As a side-note, we of FiVE EASY PiECES were one easy piece down, as Derek Kemp was ill & unfortunately couldn’t make it at the last minute, so he was sorely missed to say the least. Below are some images taken during set up – & one of THE ABRAMSON SiNGERS in action. Enjoy!
Something I’d like to do a little more often in life, & particularly on this website of mine, which I tend to view as a sorta crock-pot of my world as it may be – is to honor the people, places & situtations I get to be a part of. Trouble with that for me has always been – where does one draw the line? I certainly don’t like sharing too much about my personal life or the personal lives of my friends & family – one ought to be mindful in sharing things with a sense of purpose.
In the case of these photos – I wanted share them as a testament to those little moments in life where I find myself surprised & touched by the love of people’s families. I have many wonderful friends, old & new – I haven’t necessarily plastered photos of their personal lives on the internet regardless of how often they inspire me yet these chosen images sum up something rather simple yet so big about life: the love of family.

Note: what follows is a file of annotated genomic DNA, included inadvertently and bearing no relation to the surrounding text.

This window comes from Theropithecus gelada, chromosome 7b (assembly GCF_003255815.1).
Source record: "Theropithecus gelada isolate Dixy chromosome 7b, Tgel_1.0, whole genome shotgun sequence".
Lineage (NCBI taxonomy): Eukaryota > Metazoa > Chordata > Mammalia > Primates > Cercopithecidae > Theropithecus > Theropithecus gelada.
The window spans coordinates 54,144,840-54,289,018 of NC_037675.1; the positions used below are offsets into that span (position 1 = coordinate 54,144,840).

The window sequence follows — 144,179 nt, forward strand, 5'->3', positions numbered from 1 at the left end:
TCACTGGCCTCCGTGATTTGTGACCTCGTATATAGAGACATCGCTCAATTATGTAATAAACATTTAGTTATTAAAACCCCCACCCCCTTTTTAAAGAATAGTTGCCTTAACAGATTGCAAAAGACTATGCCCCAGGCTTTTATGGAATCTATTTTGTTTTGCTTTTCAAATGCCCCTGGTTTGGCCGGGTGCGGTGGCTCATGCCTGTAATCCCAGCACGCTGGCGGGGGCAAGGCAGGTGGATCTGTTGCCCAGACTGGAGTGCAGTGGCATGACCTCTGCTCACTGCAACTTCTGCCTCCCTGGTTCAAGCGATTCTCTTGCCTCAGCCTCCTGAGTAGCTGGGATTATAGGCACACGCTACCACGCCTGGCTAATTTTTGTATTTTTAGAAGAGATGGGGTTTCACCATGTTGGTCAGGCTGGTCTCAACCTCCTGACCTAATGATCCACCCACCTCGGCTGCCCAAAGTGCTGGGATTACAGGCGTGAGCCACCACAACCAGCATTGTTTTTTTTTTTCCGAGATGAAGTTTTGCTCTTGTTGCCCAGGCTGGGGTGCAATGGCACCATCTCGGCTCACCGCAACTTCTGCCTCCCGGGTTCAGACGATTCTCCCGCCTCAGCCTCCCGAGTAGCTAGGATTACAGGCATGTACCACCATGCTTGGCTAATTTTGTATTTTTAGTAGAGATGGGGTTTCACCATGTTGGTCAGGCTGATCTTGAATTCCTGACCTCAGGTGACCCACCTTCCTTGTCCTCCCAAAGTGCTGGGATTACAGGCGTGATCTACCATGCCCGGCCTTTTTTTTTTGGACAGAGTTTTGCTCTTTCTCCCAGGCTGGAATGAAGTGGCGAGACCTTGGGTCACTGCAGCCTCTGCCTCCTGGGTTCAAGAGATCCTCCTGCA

I was invited by a friend to come to her two daughters joint birthday party & from it came a few colorful images of those tiny ‘moments’ that can pass all top quickly but are worth remembering forever.
Thank you friend for inviting me in – may you & your family be blessed! Enjoy these.xo
Always had a big thing for American folk singer, songwriter, activist JOAN BAEZ; a talent with a distinctively strong vibrato voice & a penchant for songs about social issues. In my high school days I went on a Baez overload, idolizing her career performing in coffee houses, romancing DYLAN, & a lifelong commitment to political & social activism in the fields of nonviolence, civil & human rights & the environment.
A performer for over 55 years there are no shortage of classic albums or songs, but after a 10 year hiatus from listening to her I found myself humming this cover version of hers; the MiCK JAGGAR/KEiTH RiCHARDS penned ‘No Expectations‘, from the 1970 album ‘One Day At A Time’. Well worth checking out!